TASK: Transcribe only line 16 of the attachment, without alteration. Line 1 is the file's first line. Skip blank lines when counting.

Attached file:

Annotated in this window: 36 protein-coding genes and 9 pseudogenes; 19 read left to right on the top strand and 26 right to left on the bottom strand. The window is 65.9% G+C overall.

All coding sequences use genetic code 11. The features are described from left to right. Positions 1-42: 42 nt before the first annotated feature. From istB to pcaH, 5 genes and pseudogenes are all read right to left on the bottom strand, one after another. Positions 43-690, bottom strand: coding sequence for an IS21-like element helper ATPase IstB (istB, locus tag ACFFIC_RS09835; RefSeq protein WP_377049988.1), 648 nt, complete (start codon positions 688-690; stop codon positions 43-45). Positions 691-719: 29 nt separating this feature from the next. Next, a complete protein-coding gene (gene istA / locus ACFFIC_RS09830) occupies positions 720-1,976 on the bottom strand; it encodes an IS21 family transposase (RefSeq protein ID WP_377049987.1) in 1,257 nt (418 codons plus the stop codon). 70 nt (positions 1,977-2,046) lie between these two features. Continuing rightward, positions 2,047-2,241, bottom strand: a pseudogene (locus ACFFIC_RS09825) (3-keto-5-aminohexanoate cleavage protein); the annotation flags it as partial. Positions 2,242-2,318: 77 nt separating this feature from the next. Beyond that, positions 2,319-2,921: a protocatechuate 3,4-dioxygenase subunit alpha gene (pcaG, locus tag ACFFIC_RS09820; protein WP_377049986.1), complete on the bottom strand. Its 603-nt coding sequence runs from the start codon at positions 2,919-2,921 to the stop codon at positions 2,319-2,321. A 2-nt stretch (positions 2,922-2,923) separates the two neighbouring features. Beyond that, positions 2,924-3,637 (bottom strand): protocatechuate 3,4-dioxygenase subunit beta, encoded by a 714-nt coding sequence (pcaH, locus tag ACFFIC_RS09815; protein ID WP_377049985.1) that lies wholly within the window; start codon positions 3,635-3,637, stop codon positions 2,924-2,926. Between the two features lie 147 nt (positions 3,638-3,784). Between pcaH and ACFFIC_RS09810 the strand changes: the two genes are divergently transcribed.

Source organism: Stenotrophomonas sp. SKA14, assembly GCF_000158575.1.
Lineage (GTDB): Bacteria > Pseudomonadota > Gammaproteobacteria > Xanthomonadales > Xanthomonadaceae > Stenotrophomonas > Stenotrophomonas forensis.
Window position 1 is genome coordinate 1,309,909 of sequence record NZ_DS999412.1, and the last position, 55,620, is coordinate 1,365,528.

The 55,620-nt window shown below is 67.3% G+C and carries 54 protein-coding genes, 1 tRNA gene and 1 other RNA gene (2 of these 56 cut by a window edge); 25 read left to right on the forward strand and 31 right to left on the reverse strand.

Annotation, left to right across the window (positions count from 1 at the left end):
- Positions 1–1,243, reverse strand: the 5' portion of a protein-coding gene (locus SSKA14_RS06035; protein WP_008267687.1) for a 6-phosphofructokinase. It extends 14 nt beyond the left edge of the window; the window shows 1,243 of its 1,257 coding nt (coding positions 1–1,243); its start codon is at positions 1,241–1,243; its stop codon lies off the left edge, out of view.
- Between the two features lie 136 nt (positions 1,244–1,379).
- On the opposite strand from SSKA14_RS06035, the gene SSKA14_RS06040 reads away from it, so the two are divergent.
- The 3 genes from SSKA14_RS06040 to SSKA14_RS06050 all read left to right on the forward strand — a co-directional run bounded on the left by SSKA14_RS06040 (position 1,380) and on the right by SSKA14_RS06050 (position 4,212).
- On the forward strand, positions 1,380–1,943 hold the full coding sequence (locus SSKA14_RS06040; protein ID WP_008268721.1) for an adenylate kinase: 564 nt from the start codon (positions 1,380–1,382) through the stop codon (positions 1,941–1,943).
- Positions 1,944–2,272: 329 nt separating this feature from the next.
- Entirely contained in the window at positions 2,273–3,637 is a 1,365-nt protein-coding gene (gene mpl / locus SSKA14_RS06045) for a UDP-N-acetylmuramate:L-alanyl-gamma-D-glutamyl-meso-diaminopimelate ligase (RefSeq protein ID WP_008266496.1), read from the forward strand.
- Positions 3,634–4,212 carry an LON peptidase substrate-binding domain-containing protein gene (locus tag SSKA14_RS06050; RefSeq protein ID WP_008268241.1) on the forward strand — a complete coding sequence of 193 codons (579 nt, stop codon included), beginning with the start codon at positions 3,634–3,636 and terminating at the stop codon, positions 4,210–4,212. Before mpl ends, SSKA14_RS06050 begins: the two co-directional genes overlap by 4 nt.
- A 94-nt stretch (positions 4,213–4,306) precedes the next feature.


- A 94-nt stretch (positions 4,213–4,306) precedes the next feature.